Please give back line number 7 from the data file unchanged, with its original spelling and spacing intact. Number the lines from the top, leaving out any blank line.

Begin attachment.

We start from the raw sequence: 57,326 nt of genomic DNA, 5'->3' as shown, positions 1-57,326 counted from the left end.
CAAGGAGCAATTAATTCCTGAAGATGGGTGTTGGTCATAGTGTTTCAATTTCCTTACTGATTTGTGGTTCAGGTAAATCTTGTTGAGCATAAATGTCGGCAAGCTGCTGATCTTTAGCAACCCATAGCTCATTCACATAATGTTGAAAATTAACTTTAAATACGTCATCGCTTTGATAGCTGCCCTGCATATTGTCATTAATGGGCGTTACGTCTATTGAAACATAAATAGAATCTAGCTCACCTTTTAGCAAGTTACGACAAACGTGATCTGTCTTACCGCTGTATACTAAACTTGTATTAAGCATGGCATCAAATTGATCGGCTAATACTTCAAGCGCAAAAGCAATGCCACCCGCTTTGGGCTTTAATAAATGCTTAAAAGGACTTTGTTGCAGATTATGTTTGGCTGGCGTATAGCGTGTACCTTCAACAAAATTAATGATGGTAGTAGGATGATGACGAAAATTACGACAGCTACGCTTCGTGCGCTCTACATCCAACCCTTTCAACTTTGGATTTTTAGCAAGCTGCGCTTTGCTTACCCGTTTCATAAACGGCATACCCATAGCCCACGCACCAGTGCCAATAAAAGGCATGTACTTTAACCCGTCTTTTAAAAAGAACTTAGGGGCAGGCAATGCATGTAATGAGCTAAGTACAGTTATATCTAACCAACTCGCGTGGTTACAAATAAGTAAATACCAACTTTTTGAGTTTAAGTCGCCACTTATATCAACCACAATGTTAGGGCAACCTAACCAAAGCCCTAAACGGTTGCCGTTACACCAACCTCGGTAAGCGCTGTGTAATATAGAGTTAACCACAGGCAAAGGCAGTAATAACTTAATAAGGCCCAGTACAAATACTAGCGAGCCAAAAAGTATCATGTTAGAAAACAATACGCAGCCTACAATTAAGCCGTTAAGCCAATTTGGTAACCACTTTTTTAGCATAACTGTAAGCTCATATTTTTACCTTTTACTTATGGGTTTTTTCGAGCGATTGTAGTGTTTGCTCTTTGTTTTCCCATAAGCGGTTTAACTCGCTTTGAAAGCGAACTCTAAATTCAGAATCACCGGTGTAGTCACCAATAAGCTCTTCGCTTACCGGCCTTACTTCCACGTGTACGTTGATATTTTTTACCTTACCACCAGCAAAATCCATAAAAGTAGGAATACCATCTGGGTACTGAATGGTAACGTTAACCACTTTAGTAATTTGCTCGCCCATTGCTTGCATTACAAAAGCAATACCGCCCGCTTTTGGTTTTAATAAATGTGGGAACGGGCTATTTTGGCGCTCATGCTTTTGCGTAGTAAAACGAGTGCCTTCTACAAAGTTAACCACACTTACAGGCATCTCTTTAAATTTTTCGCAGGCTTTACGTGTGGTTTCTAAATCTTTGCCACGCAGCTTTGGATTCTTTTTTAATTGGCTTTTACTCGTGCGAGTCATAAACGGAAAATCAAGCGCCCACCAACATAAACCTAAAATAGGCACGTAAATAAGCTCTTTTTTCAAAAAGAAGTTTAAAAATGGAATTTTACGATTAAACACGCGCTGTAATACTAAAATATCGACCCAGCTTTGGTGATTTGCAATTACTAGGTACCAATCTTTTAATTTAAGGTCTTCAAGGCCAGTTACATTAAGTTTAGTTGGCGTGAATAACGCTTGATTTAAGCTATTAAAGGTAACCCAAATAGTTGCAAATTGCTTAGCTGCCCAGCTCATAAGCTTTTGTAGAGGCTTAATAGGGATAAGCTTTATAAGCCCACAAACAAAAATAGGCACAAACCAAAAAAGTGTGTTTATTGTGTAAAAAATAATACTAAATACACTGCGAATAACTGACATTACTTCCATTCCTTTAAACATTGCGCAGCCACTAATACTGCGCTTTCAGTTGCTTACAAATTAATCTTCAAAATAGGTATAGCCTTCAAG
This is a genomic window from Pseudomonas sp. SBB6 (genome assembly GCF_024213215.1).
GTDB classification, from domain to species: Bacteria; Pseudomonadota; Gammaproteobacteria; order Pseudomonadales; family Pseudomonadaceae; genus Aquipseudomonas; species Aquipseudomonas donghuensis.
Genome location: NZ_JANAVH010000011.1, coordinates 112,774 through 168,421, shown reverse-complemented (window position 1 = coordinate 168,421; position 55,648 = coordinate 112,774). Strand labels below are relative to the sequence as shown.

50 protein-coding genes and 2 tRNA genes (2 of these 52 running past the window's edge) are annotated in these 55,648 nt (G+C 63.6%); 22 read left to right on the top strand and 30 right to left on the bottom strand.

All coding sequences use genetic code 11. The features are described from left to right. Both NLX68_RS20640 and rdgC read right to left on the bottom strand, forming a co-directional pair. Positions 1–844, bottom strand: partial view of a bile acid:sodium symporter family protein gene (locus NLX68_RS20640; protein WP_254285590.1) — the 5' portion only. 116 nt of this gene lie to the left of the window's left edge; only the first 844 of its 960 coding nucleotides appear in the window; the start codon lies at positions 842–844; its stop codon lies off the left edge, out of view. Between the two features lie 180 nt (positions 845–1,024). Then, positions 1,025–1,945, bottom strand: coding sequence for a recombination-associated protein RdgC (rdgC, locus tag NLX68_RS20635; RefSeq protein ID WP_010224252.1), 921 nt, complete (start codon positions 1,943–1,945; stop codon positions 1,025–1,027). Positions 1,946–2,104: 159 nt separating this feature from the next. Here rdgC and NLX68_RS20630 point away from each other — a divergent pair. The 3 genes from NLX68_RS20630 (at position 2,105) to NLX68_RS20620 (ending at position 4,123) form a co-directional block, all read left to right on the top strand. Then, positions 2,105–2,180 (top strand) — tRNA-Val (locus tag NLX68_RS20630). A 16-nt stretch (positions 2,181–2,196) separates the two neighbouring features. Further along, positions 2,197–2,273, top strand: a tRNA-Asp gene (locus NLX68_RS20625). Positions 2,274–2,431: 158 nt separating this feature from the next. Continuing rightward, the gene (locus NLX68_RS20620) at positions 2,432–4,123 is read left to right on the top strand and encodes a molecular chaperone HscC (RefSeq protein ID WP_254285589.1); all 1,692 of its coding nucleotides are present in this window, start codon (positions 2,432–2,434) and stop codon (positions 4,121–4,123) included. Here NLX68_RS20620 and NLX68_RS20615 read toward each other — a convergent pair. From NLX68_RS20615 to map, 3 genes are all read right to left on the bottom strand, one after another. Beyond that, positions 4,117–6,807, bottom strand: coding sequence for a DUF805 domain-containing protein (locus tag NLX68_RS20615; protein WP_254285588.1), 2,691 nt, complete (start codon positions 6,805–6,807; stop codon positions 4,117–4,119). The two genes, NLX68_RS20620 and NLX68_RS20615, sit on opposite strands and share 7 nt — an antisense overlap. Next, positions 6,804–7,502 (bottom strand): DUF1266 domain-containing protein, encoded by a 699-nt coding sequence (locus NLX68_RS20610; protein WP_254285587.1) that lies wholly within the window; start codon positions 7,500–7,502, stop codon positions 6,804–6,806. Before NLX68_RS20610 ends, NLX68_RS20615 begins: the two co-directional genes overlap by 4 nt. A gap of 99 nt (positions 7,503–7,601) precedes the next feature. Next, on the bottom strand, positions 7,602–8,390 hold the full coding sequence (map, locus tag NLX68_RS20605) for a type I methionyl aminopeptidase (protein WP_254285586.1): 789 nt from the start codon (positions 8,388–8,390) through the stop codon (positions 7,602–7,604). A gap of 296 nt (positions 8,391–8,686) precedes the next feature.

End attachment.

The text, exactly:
All coding sequences use genetic code 11. The features are described from left to right. Both NLX68_RS20640 and rdgC read right to left on the bottom strand, forming a co-directional pair. Positions 1–844, bottom strand: partial view of a bile acid:sodium symporter family protein gene (locus NLX68_RS20640; protein WP_254285590.1) — the 5' portion only. 116 nt of this gene lie to the left of the window's left edge; only the first 844 of its 960 coding nucleotides appear in the window; the start codon lies at positions 842–844; its stop codon lies off the left edge, out of view. Between the two features lie 180 nt (positions 845–1,024). Then, positions 1,025–1,945, bottom strand: coding sequence for a recombination-associated protein RdgC (rdgC, locus tag NLX68_RS20635; RefSeq protein ID WP_010224252.1), 921 nt, complete (start codon positions 1,943–1,945; stop codon positions 1,025–1,027). Positions 1,946–2,104: 159 nt separating this feature from the next. Here rdgC and NLX68_RS20630 point away from each other — a divergent pair. The 3 genes from NLX68_RS20630 (at position 2,105) to NLX68_RS20620 (ending at position 4,123) form a co-directional block, all read left to right on the top strand. Then, positions 2,105–2,180 (top strand) — tRNA-Val (locus tag NLX68_RS20630). A 16-nt stretch (positions 2,181–2,196) separates the two neighbouring features. Further along, positions 2,197–2,273, top strand: a tRNA-Asp gene (locus NLX68_RS20625). Positions 2,274–2,431: 158 nt separating this feature from the next. Continuing rightward, the gene (locus NLX68_RS20620) at positions 2,432–4,123 is read left to right on the top strand and encodes a molecular chaperone HscC (RefSeq protein ID WP_254285589.1); all 1,692 of its coding nucleotides are present in this window, start codon (positions 2,432–2,434) and stop codon (positions 4,121–4,123) included. Here NLX68_RS20620 and NLX68_RS20615 read toward each other — a convergent pair. From NLX68_RS20615 to map, 3 genes are all read right to left on the bottom strand, one after another. Beyond that, positions 4,117–6,807, bottom strand: coding sequence for a DUF805 domain-containing protein (locus tag NLX68_RS20615; protein WP_254285588.1), 2,691 nt, complete (start codon positions 6,805–6,807; stop codon positions 4,117–4,119). The two genes, NLX68_RS20620 and NLX68_RS20615, sit on opposite strands and share 7 nt — an antisense overlap. Next, positions 6,804–7,502 (bottom strand): DUF1266 domain-containing protein, encoded by a 699-nt coding sequence (locus NLX68_RS20610; protein WP_254285587.1) that lies wholly within the window; start codon positions 7,500–7,502, stop codon positions 6,804–6,806. Before NLX68_RS20610 ends, NLX68_RS20615 begins: the two co-directional genes overlap by 4 nt. A gap of 99 nt (positions 7,503–7,601) precedes the next feature. Next, on the bottom strand, positions 7,602–8,390 hold the full coding sequence (map, locus tag NLX68_RS20605) for a type I methionyl aminopeptidase (protein WP_254285586.1): 789 nt from the start codon (positions 8,388–8,390) through the stop codon (positions 7,602–7,604). A gap of 296 nt (positions 8,391–8,686) precedes the next feature.